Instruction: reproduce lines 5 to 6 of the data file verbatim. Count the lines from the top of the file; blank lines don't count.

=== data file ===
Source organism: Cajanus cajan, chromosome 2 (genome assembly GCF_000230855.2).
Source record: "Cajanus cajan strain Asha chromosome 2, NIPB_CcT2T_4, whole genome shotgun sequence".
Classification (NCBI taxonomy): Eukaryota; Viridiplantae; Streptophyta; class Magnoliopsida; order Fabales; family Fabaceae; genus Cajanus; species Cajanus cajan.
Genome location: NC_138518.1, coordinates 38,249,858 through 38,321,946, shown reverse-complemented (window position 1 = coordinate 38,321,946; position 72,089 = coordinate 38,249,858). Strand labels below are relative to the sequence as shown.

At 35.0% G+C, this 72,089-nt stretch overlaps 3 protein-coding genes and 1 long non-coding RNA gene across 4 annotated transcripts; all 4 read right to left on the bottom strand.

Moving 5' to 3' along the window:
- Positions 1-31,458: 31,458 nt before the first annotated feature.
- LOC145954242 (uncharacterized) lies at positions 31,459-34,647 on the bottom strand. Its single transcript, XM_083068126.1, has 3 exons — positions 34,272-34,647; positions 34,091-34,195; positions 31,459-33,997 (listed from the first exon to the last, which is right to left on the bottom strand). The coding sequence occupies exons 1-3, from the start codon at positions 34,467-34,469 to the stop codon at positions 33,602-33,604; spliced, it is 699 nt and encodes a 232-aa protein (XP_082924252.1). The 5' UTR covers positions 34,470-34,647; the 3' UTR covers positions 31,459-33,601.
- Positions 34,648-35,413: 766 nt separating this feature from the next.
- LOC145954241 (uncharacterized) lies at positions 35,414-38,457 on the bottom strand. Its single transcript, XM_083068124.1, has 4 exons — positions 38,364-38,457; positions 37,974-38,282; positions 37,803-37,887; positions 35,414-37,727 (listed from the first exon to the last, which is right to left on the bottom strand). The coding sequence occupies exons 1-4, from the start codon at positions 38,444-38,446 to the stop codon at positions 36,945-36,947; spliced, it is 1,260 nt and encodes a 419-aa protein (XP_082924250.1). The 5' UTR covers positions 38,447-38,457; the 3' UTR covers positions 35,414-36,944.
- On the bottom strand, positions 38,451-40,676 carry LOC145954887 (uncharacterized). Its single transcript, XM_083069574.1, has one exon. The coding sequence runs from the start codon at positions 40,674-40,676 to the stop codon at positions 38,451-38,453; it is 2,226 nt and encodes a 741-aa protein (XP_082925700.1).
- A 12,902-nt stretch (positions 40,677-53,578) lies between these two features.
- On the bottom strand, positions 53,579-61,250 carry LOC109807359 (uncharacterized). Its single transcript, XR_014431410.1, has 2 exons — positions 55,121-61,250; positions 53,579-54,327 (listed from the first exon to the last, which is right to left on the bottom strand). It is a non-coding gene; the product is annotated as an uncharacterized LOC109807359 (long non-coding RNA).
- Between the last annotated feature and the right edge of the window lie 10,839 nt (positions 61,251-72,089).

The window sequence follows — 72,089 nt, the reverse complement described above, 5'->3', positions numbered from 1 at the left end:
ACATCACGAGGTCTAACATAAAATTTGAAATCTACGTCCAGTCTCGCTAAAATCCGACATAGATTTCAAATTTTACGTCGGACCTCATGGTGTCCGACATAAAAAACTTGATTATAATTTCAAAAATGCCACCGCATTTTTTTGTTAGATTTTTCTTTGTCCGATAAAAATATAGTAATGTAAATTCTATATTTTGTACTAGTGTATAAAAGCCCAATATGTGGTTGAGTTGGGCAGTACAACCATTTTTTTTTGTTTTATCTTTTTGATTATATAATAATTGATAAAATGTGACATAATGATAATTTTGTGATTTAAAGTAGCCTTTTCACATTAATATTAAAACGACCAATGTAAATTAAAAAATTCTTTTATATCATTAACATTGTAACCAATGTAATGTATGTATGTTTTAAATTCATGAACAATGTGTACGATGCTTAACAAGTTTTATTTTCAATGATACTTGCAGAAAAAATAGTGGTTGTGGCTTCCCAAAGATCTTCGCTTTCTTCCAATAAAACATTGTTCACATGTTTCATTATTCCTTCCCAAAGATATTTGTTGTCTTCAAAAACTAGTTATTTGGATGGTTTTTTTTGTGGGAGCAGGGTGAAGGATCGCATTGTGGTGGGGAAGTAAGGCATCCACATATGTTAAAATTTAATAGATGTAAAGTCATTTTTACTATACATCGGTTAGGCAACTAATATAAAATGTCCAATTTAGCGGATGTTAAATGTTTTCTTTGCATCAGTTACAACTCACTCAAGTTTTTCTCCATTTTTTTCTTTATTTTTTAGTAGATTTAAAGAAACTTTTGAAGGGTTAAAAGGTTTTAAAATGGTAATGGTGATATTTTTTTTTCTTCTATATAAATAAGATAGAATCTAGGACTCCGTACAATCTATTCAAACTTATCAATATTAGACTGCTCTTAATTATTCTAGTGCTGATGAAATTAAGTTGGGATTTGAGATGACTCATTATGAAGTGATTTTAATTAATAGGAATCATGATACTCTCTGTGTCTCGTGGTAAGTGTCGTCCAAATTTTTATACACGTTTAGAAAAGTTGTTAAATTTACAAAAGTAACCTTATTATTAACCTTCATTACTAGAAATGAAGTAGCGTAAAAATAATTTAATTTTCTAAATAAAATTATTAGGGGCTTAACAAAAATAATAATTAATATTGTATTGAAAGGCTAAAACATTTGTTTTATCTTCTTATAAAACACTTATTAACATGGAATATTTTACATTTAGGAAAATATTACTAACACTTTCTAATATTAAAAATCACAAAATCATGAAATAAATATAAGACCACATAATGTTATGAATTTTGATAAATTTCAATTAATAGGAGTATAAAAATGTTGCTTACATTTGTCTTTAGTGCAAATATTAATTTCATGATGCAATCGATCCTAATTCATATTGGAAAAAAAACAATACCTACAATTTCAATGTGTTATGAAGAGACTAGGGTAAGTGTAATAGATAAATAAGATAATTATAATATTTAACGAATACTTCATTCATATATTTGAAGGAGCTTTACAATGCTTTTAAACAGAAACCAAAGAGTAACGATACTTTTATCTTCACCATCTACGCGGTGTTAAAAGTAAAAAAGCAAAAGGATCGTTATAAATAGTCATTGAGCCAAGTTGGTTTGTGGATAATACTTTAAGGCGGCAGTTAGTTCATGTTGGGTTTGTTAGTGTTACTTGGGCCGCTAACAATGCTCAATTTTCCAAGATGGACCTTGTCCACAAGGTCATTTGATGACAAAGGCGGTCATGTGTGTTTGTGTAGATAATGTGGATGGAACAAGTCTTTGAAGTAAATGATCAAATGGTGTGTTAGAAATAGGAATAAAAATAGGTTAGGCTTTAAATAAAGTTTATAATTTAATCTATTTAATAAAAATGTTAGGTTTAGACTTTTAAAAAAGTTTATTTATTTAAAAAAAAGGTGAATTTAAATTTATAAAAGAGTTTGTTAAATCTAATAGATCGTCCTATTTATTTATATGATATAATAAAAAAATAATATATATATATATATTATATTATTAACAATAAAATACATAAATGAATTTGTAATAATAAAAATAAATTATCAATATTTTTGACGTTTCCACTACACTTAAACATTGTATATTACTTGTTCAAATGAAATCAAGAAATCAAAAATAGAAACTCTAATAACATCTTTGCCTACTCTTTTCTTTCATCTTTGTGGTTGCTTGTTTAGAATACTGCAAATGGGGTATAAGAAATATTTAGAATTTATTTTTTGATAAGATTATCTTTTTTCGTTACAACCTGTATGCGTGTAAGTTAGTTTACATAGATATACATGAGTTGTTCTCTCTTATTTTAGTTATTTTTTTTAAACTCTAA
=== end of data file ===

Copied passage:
At 35.0% G+C, this 72,089-nt stretch overlaps 3 protein-coding genes and 1 long non-coding RNA gene across 4 annotated transcripts; all 4 read right to left on the bottom strand.

Moving 5' to 3' along the window: